John Newton (1725-1807) was a preacher, a hymn writer, and at one time a ship’s captain. One of his hymns, entitled “How Sweet the Name of Jesus Sounds” is a song of great beauty and biblical truth. One of my favorite lines in it is this:
“Weak is the effort of my heart, and cold my warmest thought,
But when I see thee as thou art, I’ll praise thee as I ought.”
Of course Newton was speaking of the judgment day, but I have always thought that worship grows more deep in proportion to the degree that we see God as he is (Isaiah 6:1-4); conversely shallow worship occurs when we see factors other than God, factors such as the selection of songs, the talent of the preacher and so on.
But perhaps I should remind you that John Newton wrote another hymn, too.
Newton wrote a song he entitled “Hungry and Faint and Poor.” It is a song intended to begin worship. Note his wonderful expression of need and dependence:
“Thy word invites us nigh, or we would starve indeed.
For we no money have to buy, nor righteousness to plead.”
I wonder how many people are starving in the manner Newton suggested – starving for lack of God’s word (Amos 8:11).
But I’m here to tell that John Newton wrote another song.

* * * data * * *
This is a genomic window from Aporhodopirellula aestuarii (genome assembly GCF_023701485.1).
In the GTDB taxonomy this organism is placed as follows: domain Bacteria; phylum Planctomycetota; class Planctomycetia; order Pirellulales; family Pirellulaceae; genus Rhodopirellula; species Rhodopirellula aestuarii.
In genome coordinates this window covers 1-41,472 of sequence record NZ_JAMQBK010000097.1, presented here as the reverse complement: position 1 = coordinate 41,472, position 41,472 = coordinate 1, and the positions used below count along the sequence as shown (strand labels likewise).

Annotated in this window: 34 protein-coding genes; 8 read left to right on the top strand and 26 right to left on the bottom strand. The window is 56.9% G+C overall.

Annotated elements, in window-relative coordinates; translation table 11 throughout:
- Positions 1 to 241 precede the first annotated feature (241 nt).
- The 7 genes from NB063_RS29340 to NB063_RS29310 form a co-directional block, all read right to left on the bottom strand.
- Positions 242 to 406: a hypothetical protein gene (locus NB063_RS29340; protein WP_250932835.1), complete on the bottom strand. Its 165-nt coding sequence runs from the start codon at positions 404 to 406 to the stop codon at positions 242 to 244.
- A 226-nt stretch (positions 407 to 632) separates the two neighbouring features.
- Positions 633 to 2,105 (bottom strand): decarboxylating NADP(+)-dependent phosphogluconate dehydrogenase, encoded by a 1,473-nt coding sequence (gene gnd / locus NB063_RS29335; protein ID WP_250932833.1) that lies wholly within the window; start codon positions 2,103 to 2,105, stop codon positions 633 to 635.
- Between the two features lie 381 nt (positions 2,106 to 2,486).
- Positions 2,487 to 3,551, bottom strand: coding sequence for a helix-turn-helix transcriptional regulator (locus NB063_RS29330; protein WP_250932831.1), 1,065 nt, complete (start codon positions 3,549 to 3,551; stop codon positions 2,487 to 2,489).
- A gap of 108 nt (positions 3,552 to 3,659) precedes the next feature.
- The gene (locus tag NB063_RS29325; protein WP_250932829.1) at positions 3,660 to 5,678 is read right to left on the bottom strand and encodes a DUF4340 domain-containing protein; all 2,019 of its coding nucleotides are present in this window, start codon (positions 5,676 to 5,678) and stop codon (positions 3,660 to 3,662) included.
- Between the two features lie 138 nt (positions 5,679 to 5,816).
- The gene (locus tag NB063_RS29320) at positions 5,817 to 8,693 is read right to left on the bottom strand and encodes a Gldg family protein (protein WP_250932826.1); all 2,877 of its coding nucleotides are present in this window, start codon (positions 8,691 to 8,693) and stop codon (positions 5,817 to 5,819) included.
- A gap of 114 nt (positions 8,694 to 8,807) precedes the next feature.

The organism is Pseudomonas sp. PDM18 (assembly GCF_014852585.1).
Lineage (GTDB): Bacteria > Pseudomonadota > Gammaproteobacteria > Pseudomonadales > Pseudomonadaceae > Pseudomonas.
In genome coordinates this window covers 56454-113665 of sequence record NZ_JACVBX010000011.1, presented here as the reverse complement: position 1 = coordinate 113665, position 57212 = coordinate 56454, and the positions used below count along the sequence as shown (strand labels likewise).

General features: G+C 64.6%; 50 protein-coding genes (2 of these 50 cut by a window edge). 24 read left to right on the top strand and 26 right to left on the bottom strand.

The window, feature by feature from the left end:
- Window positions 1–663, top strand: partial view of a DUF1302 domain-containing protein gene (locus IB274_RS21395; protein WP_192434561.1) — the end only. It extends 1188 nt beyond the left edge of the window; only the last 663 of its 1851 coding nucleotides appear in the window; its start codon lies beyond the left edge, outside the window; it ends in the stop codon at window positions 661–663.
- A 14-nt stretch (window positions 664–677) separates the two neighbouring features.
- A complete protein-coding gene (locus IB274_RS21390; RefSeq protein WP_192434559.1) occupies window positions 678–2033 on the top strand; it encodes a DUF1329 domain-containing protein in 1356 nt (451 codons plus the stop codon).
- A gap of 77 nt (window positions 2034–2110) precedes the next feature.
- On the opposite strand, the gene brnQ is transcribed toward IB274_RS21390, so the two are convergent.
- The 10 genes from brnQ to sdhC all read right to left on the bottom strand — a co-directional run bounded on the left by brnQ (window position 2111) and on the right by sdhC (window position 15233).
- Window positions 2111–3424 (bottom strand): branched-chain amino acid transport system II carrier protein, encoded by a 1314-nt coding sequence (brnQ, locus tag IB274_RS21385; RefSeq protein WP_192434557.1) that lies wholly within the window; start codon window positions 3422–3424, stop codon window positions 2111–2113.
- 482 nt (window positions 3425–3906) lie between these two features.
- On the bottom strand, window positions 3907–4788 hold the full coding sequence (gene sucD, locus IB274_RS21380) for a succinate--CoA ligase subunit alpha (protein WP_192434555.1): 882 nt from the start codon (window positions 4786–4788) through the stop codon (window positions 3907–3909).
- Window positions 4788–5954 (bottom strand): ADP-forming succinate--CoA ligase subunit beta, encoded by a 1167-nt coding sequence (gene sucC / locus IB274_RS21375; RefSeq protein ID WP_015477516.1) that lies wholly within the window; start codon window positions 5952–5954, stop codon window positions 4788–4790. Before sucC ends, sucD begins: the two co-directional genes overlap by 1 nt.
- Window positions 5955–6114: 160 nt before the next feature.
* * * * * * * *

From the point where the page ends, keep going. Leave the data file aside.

He wrote a hymn called “Glorious Things of Thee Are Spoken.” It speaks of nations and kingdoms, but mostly of God’s kingdom, distinctive because it alone is eternal. My favorite line in this song?
“Savior since of Zion’s city, I through grace a member am,
Let the world deride or pity, I will glory in thy name.”
We become part of God’s kingdom by grace. Some might not appreciate the archaic language Newton utilized. He couldn’t help it. That’s the way they spoke in those days. One day your language will seem old and “uncool.” I should tell you that I am so cool that I can sing songs with archaic language and still be cool.
But Newton wrote another song. Did you know that?
John Newton did not discover gravity. That was Isaac Newton, apparently no relation. John Newton was involved in some activities that would later make him hang his head in shame. The ship he captained did not contain food or medicine; it conveyed human cargo, for he was a slave trader. There is no calculating the suffering for which Newton was responsible. Conditions on slave ships were grisly and cruel. In his later years he would reflect on his sin and wonder how God could forgive him. No ordinary mercy would suffice; only God’s grace, amazing grace, could have forgiven John Newton.
And, you guessed it, that was the other song Newton wrote. It is perhaps the most loved hymn of all: “Amazing grace, how sweet the sound,” Newton cried out, “that saved a wretch like me.” It was grace, he reflected, that left him cold with fear, and “grace that fear relieved.”
God wasn’t nice to us; still less did he ignore our minor flaws. He poured grace over us, a gift profoundly needed. It was, in a word, nothing short of amazing.
“For by grace you have been saved through faith. And this is not your own doing, it is the gift of God” (Ephesians 2:8, ESV).